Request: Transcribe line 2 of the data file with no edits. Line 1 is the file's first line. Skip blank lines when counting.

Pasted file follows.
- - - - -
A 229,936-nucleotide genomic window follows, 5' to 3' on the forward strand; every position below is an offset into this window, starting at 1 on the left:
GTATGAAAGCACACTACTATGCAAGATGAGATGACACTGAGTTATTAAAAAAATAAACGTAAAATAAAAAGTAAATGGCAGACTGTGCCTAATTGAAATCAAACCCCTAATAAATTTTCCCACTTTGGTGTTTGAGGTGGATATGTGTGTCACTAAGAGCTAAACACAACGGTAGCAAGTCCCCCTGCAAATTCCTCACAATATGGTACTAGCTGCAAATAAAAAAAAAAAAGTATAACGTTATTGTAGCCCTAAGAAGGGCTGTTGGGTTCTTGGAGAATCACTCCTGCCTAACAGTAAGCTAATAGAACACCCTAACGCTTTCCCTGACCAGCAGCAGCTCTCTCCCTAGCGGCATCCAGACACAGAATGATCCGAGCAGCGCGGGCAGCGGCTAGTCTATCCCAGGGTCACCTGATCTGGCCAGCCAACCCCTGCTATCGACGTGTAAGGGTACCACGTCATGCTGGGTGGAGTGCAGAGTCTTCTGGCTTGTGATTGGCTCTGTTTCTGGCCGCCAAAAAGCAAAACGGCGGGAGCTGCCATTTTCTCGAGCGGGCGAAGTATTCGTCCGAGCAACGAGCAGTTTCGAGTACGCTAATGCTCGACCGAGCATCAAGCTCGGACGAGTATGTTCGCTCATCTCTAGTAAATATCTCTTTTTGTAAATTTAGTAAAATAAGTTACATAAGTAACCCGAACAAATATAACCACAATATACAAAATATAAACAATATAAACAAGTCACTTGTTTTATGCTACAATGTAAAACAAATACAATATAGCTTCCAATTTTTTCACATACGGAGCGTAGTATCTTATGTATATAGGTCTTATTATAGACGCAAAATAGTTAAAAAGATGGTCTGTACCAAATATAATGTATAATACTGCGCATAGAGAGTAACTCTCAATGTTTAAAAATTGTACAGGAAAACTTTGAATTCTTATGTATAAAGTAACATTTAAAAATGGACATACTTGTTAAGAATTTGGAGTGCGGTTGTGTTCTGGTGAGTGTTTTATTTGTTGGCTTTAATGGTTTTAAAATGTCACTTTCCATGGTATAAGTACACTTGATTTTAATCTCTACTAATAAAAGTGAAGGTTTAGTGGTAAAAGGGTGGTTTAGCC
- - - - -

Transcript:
GTATGAAAGCACACTACTATGCAAGATGAGATGACACTGAGTTATTAAAAAAATAAACGTAAAATAAAAAGTAAATGGCAGACTGTGCCTAATTGAAATCAAACCCCTAATAAATTTTCCCACTTTGGTGTTTGAGGTGGATATGTGTGTCACTAAGAGCTAAACACAACGGTAGCAAGTCCCCCTGCAAATTCCTCACAATATGGTACTAGCTGCAAATAAAAAAAAAAAAGTATAACGTTATTGTAGCCCTAAGAAGGGCTGTTGGGTTCTTGGAGAATCACTCCTGCCTAACAGTAAGCTAATAGAACACCCTAACGCTTTCCCTGACCAGCAGCAGCTCTCTCCCTAGCGGCATCCAGACACAGAATGATCCGAGCAGCGCGGGCAGCGGCTAGTCTATCCCAGGGTCACCTGATCTGGCCAGCCAACCCCTGCTATCGACGTGTAAGGGTACCACGTCATGCTGGGTGGAGTGCAGAGTCTTCTGGCTTGTGATTGGCTCTGTTTCTGGCCGCCAAAAAGCAAAACGGCGGGAGCTGCCATTTTCTCGAGCGGGCGAAGTATTCGTCCGAGCAACGAGCAGTTTCGAGTACGCTAATGCTCGACCGAGCATCAAGCTCGGACGAGTATGTTCGCTCATCTCTAGTAAATATCTCTTTTTGTAAATTTAGTAAAATAAGTTACATAAGTAACCCGAACAAATATAACCACAATATACAAAATATAAACAATATAAACAAGTCACTTGTTTTATGCTACAATGTAAAACAAATACAATATAGCTTCCAATTTTTTCACATACGGAGCGTAGTATCTTATGTATATAGGTCTTATTATAGACGCAAAATAGTTAAAAAGATGGTCTGTACCAAATATAATGTATAATACTGCGCATAGAGAGTAACTCTCAATGTTTAAAAATTGTACAGGAAAACTTTGAATTCTTATGTATAAAGTAACATTTAAAAATGGACATACTTGTTAAGAATTTGGAGTGCGGTTGTGTTCTGGTGAGTGTTTTATTTGTTGGCTTTAATGGTTTTAAAATGTCACTTTCCATGGTATAAGTACACTTGATTTTAATCTCTACTAATAAAAGTGAAGGTTTAGTGGTAAAAGGGTGGTTTAGCC